2. Burrowes compared learning outcomes in two sections of the same course taught by the same teacher. One section was taught in the traditional teacher-centered manner (control group of 100 students), whereas the other section was taught in a manner that was based on constructivist ideas (experimental group of 104 students). The results of this experiment were striking: the mean exam scores of the experimental group were significantly higher than those of the control group, and students in the experimental group did better on questions that specifically tested their ability to “think like a scientist.” Reference: Burrowes PA. Lord's constructivist model put to a test. Am Biol Teacher 65: 491–502, 2003.

While you can find plenty of other research findings on constructivist methods, the ideal that you can teach learners to “think like scientists” is fascinating because problem solving skills are extremely hard to train. That is, conduct a problem solving course in an organizational setting and you will more than likely get little or no results. It's almost as if the process must be embodied within the discipline.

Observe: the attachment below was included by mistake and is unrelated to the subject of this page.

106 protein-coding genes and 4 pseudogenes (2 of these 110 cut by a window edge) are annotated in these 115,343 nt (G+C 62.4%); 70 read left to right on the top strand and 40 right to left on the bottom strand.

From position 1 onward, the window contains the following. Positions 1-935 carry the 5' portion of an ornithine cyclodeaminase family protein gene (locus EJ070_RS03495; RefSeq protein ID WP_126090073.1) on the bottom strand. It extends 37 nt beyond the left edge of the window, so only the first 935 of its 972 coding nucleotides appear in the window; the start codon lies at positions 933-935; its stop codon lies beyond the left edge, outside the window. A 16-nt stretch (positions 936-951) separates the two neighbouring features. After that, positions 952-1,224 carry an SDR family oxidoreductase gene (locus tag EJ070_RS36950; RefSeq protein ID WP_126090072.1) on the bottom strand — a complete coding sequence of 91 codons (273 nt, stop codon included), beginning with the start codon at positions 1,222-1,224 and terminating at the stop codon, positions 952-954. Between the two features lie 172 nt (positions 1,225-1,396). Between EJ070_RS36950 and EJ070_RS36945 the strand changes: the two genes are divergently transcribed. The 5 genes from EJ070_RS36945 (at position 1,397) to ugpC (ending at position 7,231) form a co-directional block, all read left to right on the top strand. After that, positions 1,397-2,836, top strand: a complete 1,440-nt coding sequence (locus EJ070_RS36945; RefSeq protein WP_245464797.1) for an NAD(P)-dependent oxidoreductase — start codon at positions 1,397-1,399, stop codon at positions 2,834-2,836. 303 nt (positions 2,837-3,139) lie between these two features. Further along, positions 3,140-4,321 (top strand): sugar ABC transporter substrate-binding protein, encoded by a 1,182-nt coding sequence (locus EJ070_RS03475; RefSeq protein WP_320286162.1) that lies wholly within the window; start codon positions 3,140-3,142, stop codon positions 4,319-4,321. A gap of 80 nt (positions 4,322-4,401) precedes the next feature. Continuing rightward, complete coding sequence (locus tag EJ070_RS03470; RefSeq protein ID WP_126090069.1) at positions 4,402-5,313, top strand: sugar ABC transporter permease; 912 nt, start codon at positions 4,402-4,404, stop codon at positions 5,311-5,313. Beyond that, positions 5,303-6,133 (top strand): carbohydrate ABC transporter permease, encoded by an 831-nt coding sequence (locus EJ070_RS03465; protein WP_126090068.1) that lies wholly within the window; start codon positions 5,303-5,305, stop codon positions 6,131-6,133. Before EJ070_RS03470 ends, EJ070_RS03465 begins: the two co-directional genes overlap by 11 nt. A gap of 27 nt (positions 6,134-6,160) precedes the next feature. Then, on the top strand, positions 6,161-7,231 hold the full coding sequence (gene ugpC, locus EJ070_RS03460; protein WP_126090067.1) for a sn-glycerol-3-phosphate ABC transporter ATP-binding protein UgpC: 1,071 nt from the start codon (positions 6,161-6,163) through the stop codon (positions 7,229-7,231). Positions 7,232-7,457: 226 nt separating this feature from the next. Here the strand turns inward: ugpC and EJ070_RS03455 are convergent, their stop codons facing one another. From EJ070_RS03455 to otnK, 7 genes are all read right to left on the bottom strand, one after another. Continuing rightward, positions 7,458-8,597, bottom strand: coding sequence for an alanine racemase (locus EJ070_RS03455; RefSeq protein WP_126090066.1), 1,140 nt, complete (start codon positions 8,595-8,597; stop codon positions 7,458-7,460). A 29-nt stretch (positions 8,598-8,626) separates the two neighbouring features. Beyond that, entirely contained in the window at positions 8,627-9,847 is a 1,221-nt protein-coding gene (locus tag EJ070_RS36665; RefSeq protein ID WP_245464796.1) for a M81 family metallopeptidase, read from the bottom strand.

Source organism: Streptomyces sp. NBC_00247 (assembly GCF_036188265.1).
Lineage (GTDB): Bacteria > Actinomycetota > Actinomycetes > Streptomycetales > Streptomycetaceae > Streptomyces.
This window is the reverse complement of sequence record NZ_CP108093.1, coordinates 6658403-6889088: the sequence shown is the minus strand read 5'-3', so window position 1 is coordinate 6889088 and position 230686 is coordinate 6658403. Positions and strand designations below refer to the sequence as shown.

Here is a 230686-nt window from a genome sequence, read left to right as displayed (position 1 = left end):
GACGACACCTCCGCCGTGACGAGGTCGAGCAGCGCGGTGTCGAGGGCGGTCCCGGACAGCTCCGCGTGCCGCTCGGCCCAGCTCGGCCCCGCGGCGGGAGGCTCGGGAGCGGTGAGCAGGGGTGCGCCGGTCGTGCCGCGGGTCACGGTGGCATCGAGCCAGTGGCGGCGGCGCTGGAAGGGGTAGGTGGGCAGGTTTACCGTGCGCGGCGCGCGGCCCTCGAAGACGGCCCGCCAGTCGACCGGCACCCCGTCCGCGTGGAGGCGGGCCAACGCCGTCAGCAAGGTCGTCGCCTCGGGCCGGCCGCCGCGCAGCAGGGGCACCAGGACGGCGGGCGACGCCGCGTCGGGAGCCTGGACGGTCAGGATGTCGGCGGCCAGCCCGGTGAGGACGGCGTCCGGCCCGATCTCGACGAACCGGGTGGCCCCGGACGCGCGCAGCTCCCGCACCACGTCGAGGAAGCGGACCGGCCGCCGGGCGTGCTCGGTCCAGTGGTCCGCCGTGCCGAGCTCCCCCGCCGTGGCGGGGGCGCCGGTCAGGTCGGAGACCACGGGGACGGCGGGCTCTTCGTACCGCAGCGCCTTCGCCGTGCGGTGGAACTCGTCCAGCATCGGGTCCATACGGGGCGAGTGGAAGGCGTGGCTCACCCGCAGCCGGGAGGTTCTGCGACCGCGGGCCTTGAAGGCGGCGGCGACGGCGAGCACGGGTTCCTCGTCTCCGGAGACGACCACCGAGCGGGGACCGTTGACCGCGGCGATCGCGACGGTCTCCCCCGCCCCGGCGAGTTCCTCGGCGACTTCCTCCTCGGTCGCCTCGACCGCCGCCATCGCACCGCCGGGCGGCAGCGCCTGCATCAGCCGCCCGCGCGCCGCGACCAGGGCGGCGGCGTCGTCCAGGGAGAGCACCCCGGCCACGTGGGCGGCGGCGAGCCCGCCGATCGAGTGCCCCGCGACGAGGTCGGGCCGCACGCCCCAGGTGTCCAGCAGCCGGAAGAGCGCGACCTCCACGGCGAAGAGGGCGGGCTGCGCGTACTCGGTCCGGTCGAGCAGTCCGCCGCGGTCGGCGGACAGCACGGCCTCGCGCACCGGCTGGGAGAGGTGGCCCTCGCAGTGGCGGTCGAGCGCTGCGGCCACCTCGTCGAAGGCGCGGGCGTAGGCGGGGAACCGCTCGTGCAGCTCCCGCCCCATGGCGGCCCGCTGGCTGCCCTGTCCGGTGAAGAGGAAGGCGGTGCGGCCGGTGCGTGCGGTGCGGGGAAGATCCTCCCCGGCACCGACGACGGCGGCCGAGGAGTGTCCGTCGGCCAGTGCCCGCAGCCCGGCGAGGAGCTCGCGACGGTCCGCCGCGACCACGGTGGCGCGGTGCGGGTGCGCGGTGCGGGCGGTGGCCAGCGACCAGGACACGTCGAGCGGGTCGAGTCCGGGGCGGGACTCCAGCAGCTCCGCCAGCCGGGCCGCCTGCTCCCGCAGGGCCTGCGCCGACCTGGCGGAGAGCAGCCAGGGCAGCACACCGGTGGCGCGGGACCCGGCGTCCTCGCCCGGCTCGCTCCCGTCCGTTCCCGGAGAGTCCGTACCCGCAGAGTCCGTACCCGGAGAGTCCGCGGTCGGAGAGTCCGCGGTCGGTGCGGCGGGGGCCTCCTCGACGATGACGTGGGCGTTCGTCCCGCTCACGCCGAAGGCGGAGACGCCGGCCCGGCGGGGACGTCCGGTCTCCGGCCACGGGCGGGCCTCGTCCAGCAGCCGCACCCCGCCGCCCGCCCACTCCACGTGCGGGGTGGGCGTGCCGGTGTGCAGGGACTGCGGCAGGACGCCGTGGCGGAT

Embodied Cognition

On the Brain Science Podcast, Ginger Campbell discusses Embodied Cognition with Lawrence Shapiro (both podcast and transcript can be found in the link). They note that in cognitive science, the brain is normally studied while isolated from the world and from the body. While in contrast, embodied cognition imagines not that the brain can be isolated from the body and the environment, but thinks of the body as in some sense shaping, or constraining, or involved in the very processing of the kinds of information that an organism needs to interact successfully with the world.